My bet is that even if your state’s rule doesn’t track this word for word, it’s pretty close. And so, fake, false, or misleading blog post comments, website content, tweets, status updates, and client testimonials (yep, they do this too) violate this rule.
Now I know some of you are thinking, “But I’m not the one making the communication. It was my ninja.” But then there’s Rule 5.3:
With respect to a nonlawyer employed or retained by or associated with a lawyer:
(a) a partner, and a lawyer who individually or together with other lawyers possesses comparable managerial authority in a law firm shall make reasonable efforts to ensure that the firm has in effect measures giving reasonable assurance that the person’s conduct is compatible with the professional obligations of the lawyer;
(b) a lawyer having direct supervisory authority over the nonlawyer shall make reasonable efforts to ensure that the person’s conduct is compatible with the professional obligations of the lawyer; and
(c) a lawyer shall be responsible for conduct of such a person that would be a violation of the Rules of Professional Conduct if engaged in by a lawyer if:
(1) the lawyer orders or, with the knowledge of the specific conduct, ratifies the conduct involved; or
(2) the lawyer is a partner or has comparable managerial authority in the law firm in which the person is employed, or has direct supervisory authority over the person, and knows of the conduct at a time when its consequences can be avoided or mitigated but fails to take reasonable remedial action.
And this is why when lawyers get their hands caught in the internet marketing cookie jar, they cry, “But I didn’t know that my ninja was doing this.” And maybe this works, and maybe it doesn’t. I guess it comes down to how much risk you want to take to rank #1 in Google.
Oh, but did I mention, most of this stuff doesn’t work at all. Don’t believe me? Spend some time watching videos here.
And so, while you keep paying your ninja a lot of money to go out there and “build links”, “create buzz”, and “build your brand”, the truth is, they’re likely hurting your reputation, putting your license in jeopardy, and actually hurting your chances of reaching that coveted #1 in spot in Google.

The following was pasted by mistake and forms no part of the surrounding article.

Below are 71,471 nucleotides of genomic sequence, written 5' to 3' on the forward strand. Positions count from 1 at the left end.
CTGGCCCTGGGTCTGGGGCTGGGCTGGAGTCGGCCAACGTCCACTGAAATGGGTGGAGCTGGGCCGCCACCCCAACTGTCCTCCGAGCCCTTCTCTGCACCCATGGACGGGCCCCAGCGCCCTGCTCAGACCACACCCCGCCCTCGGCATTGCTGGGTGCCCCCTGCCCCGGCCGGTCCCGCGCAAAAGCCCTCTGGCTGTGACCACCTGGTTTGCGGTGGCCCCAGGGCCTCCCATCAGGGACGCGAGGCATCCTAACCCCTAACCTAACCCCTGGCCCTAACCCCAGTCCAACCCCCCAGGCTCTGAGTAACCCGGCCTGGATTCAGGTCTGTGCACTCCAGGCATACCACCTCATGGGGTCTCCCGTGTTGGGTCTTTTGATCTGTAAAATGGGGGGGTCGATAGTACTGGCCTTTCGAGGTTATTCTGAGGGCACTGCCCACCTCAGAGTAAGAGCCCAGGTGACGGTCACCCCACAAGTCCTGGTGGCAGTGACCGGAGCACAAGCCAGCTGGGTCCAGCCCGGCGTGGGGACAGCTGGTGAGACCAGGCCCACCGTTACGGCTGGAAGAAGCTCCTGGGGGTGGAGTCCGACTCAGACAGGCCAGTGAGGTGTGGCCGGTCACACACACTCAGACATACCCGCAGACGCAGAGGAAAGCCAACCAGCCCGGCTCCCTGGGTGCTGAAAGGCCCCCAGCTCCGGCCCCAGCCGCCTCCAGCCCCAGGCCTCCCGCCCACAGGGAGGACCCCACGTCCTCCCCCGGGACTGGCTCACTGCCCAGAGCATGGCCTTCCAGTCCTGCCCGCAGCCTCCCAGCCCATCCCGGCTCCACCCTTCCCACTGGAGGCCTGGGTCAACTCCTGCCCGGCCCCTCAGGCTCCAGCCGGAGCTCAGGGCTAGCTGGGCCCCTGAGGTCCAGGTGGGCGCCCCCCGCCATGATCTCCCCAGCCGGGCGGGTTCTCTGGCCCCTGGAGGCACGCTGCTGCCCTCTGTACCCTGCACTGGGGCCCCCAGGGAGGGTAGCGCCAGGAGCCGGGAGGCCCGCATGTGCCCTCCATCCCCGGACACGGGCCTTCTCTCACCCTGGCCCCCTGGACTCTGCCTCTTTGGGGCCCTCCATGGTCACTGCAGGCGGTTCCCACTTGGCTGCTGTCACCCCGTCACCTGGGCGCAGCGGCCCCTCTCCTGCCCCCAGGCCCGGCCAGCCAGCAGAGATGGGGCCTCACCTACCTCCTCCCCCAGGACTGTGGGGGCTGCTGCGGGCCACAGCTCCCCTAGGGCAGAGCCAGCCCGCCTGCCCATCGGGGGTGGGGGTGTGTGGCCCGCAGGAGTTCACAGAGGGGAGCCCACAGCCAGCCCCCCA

SEO for Lawyers the “Right Way”
So, what can you do to grow your practice’s visibility online. The answer is,
alot . Let’s face it, there are many firms that are spending a lot of money on internet marketing because they’re seeing the value for their firm. Does that mean it’s right for you? Not necessarily. It really depends on your practice, your goals, and your marketing budget.
Without getting into all the gory details about all the different law firm SEO strategies that work, we can boil things down to a pretty simple idea:
Spend time creating excellent web content that supplies your audience’s demand for information, and get that content in front of people who are ready, willing, and able to consume it, and further publicize it.
Put your reputation first, follow the rules, and be strategic.
Sure, there are technical aspects to search engine optimization. However, perhaps even more important, are the creative aspects involved in publishing web content that people actually want to read and share. And let’s not kid ourselves, doing that is tough. And it’s not going to be effectively accomplished by someone without both experience and understanding with the web, as well as, a deep understanding of your practice.
And finally, work to make the web better.